What is the flu?
The flu’s common symptoms of fever, body aches, and fatigue can leave many confined to bed until they get better. Flu symptoms will show up anywhere from one to four daysTrusted Source after infection.
They often appear suddenly and can be quite severe. Luckily, symptoms generally go away within one to two weeksTrusted Source.
In some people, especially those at high risk, the flu may lead to complications that are more serious. Inflammation in the small lung airways with infection, known as pneumonia, is a serious flu-related complication. Pneumonia can be life threatening in high-risk individuals or if left untreated.
Common flu symptoms
The most common symptoms of the flu are:
fever over 100.4˚F (38˚C)
body and muscle aches
loss of appetite
runny or stuffy nose
While most symptoms will taper off one to two weeks after onset, a dry cough and general fatigue can last several more weeks.
Other possible symptoms of the flu include dizziness, sneezing, and wheezing. Nausea and vomiting are not common symptoms in adults, but they sometimes occur in children.
Emergency flu symptoms
Individuals at high risk for flu complications include those who:
are under 5 years old (especially those younger than 2 years old)
are 18 years old or younger and taking medications containing aspirin or salicylate
are 65 years old or older
are pregnant or up to two weeks postpartum
have a body mass index (BMI) of at least 40
have Native American (American Indian or Alaska Native) ancestry
live in nursing homes or chronic care facilities
People who have weakened immune systems due to health conditions or the use of certain medications are also at a high risk.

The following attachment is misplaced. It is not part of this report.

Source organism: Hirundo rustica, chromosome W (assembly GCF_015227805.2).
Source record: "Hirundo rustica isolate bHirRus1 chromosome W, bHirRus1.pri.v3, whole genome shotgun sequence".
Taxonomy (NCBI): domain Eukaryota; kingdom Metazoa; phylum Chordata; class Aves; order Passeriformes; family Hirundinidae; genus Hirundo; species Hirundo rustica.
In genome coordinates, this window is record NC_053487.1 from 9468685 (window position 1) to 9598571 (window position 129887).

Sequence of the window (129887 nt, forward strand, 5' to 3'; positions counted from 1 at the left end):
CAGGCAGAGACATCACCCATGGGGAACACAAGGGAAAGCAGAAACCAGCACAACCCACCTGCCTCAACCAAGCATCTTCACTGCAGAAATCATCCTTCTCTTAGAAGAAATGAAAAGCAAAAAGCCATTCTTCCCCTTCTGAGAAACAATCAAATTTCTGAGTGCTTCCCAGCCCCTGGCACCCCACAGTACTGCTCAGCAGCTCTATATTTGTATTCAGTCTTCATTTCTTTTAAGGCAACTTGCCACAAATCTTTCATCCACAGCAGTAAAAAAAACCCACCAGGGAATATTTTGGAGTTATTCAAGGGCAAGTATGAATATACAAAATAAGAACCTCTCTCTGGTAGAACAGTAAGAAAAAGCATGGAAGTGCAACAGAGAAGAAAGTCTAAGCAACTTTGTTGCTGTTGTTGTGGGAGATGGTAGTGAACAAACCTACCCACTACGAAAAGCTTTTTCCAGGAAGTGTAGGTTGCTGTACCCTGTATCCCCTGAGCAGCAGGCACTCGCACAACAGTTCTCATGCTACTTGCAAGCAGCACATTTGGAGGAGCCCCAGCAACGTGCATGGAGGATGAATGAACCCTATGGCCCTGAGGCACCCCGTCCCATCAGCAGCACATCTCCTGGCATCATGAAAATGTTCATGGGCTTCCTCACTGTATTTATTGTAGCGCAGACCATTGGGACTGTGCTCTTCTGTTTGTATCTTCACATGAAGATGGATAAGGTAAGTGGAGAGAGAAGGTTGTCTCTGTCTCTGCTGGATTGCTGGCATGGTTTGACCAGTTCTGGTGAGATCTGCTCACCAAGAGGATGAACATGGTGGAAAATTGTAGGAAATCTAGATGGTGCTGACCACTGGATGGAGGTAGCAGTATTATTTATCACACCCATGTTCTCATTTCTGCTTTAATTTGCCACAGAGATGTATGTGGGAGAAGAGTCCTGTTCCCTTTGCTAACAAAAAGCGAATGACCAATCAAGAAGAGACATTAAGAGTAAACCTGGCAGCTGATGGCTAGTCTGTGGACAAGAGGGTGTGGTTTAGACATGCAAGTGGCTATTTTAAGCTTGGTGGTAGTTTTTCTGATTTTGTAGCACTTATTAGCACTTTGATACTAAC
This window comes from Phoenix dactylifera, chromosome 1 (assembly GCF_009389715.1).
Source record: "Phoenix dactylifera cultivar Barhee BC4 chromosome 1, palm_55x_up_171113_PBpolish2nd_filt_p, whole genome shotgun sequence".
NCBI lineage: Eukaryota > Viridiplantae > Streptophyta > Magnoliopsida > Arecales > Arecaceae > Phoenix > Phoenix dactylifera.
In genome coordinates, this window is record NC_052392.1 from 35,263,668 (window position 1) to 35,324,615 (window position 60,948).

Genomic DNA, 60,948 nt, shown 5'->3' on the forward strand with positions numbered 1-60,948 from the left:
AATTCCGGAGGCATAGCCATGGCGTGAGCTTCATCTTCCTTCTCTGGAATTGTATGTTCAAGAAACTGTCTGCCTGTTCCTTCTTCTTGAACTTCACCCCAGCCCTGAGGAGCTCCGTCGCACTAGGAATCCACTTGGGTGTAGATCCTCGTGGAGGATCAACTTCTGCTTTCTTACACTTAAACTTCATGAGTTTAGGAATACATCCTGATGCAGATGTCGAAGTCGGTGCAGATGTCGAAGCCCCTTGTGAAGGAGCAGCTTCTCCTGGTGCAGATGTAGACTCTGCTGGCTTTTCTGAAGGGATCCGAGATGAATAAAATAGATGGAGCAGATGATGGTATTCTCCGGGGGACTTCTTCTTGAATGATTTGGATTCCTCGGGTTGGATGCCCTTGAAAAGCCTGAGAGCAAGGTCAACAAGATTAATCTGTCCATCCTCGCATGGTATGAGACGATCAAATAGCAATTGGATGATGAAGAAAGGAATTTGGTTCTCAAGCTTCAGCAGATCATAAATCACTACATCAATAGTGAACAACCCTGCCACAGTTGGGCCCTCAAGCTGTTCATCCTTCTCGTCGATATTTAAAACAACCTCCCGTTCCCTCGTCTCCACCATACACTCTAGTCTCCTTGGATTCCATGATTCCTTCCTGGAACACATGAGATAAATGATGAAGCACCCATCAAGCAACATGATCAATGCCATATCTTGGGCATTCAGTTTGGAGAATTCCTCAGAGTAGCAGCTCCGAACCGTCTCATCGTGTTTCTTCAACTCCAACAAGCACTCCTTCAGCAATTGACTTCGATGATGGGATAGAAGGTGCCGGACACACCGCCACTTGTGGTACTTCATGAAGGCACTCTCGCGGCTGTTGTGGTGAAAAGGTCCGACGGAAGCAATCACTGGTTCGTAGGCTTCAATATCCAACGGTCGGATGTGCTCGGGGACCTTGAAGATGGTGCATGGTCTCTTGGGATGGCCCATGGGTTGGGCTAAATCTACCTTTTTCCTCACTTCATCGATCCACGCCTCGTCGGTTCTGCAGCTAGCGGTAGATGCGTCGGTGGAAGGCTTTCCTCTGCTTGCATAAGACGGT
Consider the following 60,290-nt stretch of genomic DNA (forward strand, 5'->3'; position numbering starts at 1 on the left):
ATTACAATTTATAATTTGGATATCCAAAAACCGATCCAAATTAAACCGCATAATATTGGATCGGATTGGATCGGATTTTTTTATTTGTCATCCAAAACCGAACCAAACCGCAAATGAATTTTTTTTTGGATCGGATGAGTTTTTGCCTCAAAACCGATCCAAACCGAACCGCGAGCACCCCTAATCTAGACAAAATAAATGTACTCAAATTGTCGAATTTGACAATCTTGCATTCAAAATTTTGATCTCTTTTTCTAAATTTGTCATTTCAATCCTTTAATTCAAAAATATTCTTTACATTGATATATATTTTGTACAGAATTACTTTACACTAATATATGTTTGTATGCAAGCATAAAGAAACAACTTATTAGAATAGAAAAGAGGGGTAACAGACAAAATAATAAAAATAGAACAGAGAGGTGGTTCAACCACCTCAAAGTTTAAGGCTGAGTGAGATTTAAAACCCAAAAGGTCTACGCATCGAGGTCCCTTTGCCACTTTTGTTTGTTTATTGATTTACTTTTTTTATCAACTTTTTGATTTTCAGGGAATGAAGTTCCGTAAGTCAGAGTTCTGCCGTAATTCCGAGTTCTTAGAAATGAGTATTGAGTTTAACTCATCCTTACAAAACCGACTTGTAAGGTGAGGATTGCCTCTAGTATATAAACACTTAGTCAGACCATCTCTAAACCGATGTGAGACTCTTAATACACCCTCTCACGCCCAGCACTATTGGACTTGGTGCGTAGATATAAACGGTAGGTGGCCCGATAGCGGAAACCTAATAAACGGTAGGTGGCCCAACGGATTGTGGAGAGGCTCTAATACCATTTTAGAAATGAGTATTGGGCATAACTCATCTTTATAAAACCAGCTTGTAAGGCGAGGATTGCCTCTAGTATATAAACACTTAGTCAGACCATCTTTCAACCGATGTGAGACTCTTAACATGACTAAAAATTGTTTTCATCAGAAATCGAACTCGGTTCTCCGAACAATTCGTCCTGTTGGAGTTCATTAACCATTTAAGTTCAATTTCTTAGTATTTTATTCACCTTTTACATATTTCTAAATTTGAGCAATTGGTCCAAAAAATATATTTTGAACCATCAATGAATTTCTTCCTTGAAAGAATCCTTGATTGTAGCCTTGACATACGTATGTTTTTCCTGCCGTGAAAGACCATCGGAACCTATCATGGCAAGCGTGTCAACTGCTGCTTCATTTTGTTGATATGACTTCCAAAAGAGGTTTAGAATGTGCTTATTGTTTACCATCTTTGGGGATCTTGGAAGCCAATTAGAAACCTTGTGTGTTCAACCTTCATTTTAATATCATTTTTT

People at high risk for flu complications should contact their doctor if they experience any flu symptoms at all. This is especially true if you have a chronic health condition like diabetes or COPD.
Older adults and those with compromised immune systems might experience:
severely sore throat
You should contact your doctor as soon as possible if flu symptoms:
last more than two weeks
cause you worry or concern
include a painful earache or fever over 103˚F (39.4˚C)
When adults should seek emergency care
According to the Centers for Disease Control and Prevention (CDC)Trusted Source, adults should seek immediate emergency treatment if they experience any of the following symptoms:
difficulty breathing or shortness of breath
chest or abdomen pain or pressure
dizziness that is sudden or severe
vomiting that is severe or constant
symptoms that disappear and then reappear with a worsened cough and fever
When to seek emergency care for infants and children
According to the CDCTrusted Source, you should seek medical care immediately if your infant or child has any of the following symptoms:
irregular breathing, such as difficulties breathing or rapid breathing
blue tint to skin
not drinking an adequate amount of fluids
difficulty waking up, listlessness
crying that gets worse when the child is picked up